Strategies to Help Control Sibling Rivalry
At certain points in their children’s upbringing, parents have to mediate family conflicts, often wondering about the best way to keep sibling rivalry under control. They need to ensure that these tensions don’t escalate into verbal or physical acts of violence.
While it’s not always the case, as a rule, siblings will tend to fight and argue with each other. This occurs during certain age ranges, when they’re very young and when they’re teenagers. However, sibling rivalry can continue even when they’re older.
The causes of sibling rivalry
Siblings will start having conflicts from the moment the second child is born. The first-born will often feel a sense of resentment toward their younger brother or sister. They may even feel abandoned by their parents.
As they grow up, the conflicts will stem from a variety of reasons, usually depending on the personalities of each sibling as well as their interests.
But the nature of these conflicts also depends on the upbringing and education the children receive. Parents need to try to develop and cultivate the right kind of sibling relationships.
Fights, arguments, tantrums and jealousy can owe to many causes. These include the need to be the center of attention, the desire for material objects, and the need to be right in every situation.
For whatever reason, even though siblings play together, share and defend each other from others, they also compete and mark territory.
For parents, it can be complicated and exhausting to mediate their children’s battles and grudges, all while trying to figure out how to keep the rivalry under control.
How to control sibling rivalry
There are no magic solutions. However, there are some pieces of advice parents can heed in their mission to foster peace among their children.
- Always make them feel equally special. As crazy as it might seem, there are many everyday situations in which children feel like they’re being treated differently.
- Teach them from an early age to share absolutely everything, but also teach them to ask to borrow things that aren’t theirs.
- Teach them to negotiate and come to agreements. Children need to learn to make decisions regarding things like taking turns. Regardless of the specifics of the agreements they reach, the important thing is that they’ll learn to have open dialogues.
- From a young age, they need to internalize that a sibling, like any other person, is not someone to be shouted at, hit, or pushed. On the contrary, they need to learn to ask permission, give thanks, and say they’re sorry.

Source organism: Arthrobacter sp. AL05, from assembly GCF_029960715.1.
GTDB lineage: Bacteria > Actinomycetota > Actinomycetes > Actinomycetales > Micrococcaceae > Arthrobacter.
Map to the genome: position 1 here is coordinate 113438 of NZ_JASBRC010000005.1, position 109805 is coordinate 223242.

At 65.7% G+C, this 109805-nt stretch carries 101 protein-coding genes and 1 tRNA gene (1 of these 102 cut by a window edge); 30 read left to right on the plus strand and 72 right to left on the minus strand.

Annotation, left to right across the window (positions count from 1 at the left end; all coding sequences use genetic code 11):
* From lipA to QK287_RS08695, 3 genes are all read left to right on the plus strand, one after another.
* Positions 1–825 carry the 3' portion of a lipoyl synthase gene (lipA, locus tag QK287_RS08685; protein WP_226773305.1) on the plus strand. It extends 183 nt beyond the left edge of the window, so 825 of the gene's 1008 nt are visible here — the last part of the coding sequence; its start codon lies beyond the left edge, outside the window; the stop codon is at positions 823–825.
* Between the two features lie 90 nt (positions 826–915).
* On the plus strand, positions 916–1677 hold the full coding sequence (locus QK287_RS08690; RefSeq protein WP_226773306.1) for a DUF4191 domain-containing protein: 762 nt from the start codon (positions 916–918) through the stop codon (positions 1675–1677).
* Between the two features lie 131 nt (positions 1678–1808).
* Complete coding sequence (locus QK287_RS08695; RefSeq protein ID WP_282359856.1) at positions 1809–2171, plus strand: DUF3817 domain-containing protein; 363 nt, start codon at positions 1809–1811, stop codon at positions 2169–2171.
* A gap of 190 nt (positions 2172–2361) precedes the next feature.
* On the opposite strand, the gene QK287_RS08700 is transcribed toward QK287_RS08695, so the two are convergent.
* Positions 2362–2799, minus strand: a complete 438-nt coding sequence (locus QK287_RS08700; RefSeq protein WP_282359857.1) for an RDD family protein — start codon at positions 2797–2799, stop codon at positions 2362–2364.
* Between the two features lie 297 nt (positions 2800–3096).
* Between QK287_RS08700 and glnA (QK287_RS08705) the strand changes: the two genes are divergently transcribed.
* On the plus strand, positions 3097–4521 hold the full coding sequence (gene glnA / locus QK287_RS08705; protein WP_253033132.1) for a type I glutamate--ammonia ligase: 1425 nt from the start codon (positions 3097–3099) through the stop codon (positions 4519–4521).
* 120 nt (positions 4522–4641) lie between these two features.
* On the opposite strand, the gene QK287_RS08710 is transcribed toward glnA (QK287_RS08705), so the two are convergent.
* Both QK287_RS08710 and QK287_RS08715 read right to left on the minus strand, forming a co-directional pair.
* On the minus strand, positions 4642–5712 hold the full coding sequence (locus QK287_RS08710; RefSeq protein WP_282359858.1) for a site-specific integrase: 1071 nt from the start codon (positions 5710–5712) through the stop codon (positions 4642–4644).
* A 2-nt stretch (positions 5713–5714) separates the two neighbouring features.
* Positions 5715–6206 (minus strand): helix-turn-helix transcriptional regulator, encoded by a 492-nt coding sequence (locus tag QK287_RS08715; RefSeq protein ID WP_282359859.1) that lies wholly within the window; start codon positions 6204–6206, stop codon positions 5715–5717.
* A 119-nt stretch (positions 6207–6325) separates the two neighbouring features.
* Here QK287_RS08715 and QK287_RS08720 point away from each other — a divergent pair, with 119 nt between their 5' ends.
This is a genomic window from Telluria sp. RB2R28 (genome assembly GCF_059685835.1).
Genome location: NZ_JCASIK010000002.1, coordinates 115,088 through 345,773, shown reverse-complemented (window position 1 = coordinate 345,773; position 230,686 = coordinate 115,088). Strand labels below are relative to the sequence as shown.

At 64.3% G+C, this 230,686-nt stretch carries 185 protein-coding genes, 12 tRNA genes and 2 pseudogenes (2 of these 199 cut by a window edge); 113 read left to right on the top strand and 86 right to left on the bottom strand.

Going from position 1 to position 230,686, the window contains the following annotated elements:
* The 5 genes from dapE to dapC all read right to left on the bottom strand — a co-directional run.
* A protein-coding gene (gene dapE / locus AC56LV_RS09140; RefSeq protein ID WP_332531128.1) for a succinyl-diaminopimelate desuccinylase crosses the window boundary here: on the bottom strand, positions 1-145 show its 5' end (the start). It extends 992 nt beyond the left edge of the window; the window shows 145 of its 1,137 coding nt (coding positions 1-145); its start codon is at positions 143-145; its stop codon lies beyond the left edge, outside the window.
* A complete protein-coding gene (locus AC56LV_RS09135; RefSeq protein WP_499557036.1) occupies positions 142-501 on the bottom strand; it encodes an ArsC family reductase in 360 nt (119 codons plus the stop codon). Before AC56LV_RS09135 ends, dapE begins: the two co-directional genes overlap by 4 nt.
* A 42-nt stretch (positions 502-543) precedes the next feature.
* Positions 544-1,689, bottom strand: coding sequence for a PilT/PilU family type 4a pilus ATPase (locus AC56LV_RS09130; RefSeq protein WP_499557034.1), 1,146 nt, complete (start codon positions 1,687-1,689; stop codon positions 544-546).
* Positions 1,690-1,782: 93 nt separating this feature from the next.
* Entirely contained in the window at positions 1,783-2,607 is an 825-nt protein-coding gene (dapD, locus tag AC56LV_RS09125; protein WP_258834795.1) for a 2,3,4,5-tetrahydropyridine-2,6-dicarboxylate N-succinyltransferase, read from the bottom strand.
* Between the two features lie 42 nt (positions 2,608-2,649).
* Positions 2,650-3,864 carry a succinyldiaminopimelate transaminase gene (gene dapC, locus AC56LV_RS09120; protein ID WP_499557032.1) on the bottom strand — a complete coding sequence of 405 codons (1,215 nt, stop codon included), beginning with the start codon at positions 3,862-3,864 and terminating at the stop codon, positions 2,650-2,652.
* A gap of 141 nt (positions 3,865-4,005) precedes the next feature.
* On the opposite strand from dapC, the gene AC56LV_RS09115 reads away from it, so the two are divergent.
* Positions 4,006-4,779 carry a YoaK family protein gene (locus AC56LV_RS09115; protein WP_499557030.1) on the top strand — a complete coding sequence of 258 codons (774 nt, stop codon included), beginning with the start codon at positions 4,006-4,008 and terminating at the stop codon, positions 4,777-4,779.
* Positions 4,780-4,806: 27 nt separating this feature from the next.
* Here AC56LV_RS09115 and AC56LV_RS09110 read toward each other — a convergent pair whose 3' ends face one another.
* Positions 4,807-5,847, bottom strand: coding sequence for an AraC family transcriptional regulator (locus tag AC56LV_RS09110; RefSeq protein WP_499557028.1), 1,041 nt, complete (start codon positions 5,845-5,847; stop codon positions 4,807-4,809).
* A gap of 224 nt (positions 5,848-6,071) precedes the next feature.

- Emphasize proper behavior and motivate them to treat their siblings well. Focus on the importance that good sibling relationships have in life in terms of emotional support, trust, loyalty and security.
- Make sure their entertainment options and recreational activities are free of violence, be it physical or verbal. No matter what they want to consume, it needs to go through a parental filter. This way, you can vet it for appropriateness in terms of age range and content.
- Avoid making comparisons between them. They need to feel that even though they make mistakes, they’re unique and special people no matter what.
- Always listen to them. This is true even if you know what they’re going to tell you or if you can predict their justifications regarding a conflict. You still need to listen to their reasons and, through an open dialogue, help them to see others’ perspectives in the event that they’re in the wrong.
We need to raise our children by setting examples. Siblings will be less likely to embrace conflict if they grow up in an environment of peaceful coexistence and constant dialogue. These lessons will be further reinforced if there are no contradictions between what you preach and what actually happens in their environment.It might interest you...
All cited sources were thoroughly reviewed by our team to ensure their quality, reliability, currency, and validity. The bibliography of this article was considered reliable and of academic or scientific accuracy.
- Peleato, C. (n.d.) La relación entre hermanos múltiples: rivalidad y competencia. AMAPAMU org. http://www.amapamu.org/actividades/jornadas/VIIITalleres/Resumen-%20rivalidad%20en%20multiples.pdf
- Nina Howe, PhD, Holly Recchia, PhD. (2014). Las relaciones entre los hermanos y su impacto en el desarrollo de los niños. Department of Education and Centre for Research in Human Development, Concordia University, CanadáDiciembre 2014, Ed. rev.